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Shining a light under Europe’s patent troll bridge

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Troll_Bridge_by_BlazeTwoeThe European Commission’s science and knowledge service, the Joint Research Centre (JRC) carries out research with the aim of providing independent scientific advice and support to EU policies. The JRC has released a Science for Policy Report that looks at “Patent Assertion Entities in Europe”.

The report notes that there is little current research into patent assertion entities (PAE) in Europe in contrast to the large number of reports and analyses that have been undertaken in the US and the present report is an attempt to fill that particular void.

The report uses the term patent assertion entities (PAEs) throughout but highlights, in the section “What are PAEs?”, that there is no clear consensus in the literature as to what a PAE is or does. A brief tour through other terms such as “patent troll”, “patent extortionists”, “patent sharks” and (a new one on IPcopy) “patent elves” is given before the report notes that it will be looking into entities that assert patents as their key modus operandi. Defensive patent aggregators and patent pools are not considered in the report.

Among the key findings of the report are:

–       There are a number of different business models for PAEs operating in Europe. For example the sources of funding varies greatly and the report suggests that PAEs which are funded by hedge funds/venture capital funds tend to go for aggressive assertion of patents as monetisation assets. Any R&D carried out by such organisations is likely to focus on activities which will improve the monetisation of the patents.

–       Firms in the telecom sector are the main source of licensing revenue for PAEs in Europe and there appears to be an increase in cases (which come mainly from US based PAEs). Telecom operators are often targeted and the majority of cases have been in Germany (large domestic market and bifurcated system). Literature evidence suggests that around 60% of PAE assertions in Germany and the UK is in the telecoms field whereas the bulk of cases relating to practising entities is in the manufacturing and pharma fields.

–       Opinion on the quality of patents that are asserted is mixed but the report cites evidence of revocation rates of over 50% in Germany and nearly three-quarters in the UK for PAE asserted patents. The report cautions about reading too much into this data however and suggests, rather than the invalidity rates alone, it may be a lack of knowledge of EP legal systems that it is keeping PAE successes down. One of the report’s case studies however does suggest that PAEs are becoming more sophisticated in the way that they assert patents.

–       Some types of PAE are in cooperation with universities, research organisations and even may be government funded. These types of PAEs are not necessarily focused on monetisation but providing services to third parties. Litigation is seen as a last resort for such types of PAEs and well know licensing programmes are the mechanism for monetisation.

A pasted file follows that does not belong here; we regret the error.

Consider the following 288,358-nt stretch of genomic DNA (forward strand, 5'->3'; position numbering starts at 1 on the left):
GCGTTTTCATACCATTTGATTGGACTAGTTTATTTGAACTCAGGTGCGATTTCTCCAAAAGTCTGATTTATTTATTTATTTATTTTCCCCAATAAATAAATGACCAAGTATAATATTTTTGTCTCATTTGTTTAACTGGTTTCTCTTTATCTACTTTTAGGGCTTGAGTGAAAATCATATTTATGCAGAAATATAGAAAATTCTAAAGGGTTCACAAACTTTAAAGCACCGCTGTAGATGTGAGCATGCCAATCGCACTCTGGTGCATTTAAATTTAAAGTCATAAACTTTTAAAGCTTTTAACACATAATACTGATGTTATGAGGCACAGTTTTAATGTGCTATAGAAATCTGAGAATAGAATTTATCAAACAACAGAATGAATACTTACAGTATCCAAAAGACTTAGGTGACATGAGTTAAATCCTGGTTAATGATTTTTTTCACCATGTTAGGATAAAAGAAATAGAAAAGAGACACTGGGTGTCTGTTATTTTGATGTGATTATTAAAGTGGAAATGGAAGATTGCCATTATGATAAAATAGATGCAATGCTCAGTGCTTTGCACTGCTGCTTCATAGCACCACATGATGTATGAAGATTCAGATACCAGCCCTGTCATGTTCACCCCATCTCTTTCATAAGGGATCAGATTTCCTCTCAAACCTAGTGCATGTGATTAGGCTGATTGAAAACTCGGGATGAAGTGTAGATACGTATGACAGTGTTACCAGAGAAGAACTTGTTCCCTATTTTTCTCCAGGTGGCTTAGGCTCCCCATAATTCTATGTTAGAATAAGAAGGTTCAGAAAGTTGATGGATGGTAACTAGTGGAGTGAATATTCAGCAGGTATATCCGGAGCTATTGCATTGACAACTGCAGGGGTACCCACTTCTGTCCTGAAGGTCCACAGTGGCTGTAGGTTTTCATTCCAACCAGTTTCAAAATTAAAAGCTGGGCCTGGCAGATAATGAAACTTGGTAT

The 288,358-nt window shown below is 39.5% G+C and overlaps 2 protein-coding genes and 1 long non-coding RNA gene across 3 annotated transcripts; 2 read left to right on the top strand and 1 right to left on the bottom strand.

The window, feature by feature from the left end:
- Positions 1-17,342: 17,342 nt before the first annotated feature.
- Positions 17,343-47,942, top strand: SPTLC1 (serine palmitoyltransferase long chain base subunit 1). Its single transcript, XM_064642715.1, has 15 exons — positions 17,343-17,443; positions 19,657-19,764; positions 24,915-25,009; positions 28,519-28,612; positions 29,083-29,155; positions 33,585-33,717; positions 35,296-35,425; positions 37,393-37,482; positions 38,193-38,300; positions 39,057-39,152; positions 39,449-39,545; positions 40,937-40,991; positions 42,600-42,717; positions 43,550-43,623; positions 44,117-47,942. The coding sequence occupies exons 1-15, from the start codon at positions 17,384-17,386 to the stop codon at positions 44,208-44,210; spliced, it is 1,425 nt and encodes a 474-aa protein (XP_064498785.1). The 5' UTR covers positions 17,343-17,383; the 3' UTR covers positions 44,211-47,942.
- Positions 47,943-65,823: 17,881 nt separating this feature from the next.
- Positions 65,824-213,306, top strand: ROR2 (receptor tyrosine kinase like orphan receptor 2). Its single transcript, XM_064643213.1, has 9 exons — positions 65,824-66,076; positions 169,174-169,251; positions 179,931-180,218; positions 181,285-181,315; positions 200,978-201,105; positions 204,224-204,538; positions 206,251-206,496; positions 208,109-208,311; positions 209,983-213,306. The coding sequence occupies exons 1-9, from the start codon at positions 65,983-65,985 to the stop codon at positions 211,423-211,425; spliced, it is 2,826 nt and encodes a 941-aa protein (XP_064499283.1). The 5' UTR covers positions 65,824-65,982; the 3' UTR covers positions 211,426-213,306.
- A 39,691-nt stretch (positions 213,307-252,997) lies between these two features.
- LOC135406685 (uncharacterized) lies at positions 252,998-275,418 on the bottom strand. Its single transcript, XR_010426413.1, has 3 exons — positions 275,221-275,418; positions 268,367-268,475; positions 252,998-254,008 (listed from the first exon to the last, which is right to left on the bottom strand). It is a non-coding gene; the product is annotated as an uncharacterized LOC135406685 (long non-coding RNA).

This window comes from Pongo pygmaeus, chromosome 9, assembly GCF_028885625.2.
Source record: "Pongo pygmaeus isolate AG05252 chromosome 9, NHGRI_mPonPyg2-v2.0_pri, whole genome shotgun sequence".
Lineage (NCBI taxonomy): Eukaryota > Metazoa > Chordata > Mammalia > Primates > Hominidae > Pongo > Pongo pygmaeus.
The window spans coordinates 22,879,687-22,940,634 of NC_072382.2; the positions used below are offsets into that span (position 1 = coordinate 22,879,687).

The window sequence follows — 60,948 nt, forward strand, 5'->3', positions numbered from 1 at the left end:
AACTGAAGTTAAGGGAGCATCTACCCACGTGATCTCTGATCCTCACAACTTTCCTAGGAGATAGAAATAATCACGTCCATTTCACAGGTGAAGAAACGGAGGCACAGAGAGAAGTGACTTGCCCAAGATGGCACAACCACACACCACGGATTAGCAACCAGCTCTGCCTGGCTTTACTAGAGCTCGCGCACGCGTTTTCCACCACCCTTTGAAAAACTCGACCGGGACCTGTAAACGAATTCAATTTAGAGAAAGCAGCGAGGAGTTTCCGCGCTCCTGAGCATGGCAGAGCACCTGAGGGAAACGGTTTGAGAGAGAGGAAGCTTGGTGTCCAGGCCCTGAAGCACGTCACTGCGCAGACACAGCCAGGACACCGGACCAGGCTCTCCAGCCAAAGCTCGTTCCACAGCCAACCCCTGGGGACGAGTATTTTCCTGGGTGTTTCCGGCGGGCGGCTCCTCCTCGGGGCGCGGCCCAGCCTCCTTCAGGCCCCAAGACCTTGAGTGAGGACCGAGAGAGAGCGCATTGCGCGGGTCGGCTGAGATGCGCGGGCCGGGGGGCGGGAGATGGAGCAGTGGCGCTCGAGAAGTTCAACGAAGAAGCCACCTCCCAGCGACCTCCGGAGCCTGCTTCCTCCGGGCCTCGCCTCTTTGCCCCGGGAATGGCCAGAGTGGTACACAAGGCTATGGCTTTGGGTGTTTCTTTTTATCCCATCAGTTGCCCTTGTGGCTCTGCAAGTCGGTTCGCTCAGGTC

–       The majority of patents asserted in Europe are thought to have originally come from firms operating in the telecom sector. Changing market events have led such firms to assign patents to PAEs in an effort to recoup R&D and patenting costs. The report also suggests that practising firms may work with PAEs in an effort to avoid reputational costs and to conceal patent assertion against competing firms.

–       Increased inter-operability of computer related technology suggests that the automotive and white goods sectors are likely to see more PAE activity in the coming years.

–       Telecoms operators are the favoured target for PAEs in Europe at present since it is convenient to bring an action against them than a number of manufacturers. There’s also an increased bargaining power to PAEs stemming from the serious downside of being exposed to an injunction (the report notes here that standard essential patents which can be licensed on FRAND terms means that injunctions are not possible unless the alleged infringer is unwilling to licence).

–       European SMEs are not primary targets and may be benefiting from the actions of PAEs that assist them identify potential licensees.

–       The differences between Europe and the US are discussed. Patent granting procedures and the easy access to the Opposition procedure in Europe is seen to provide opportunities to remove low quality patents from the equation which in turn impacts on the ability of PAEs to assert them. Damages awards in the US (which are generally much higher than in Europe) and the loser pays situation in Europe tend to push PAEs towards the US market. The report suggests that the cost of litigation in the US can be 10 times higher than in Europe and this plays into the hands of PAEs who can play the alleged infringer to consider cost of litigation versus cost of settlement.

–       In terms of recent and future developments in Europe and the US, the America Invents Act and recent US court decisions are perceived as making the situation harder for PAEs. The potential implementation of the unified patent court could make assertion in Europe more likely though the chance of invalidation with unitary effect would seem to act as a deterrent. (The Brexit result of course has also thrown the whole unitary patent project into disarray and so the UPC angle may now be purely theoretical.)

–       Maintaining high patent granting procedures and minimising legal uncertainty by, for example, increasing transparency of patent ownership and increasing the clarity of FRAND licensing commitment for SEPs are seen as direct ways in which large scale assertion of low quality patents can be limited.

Mark Richardson  9 November 2016

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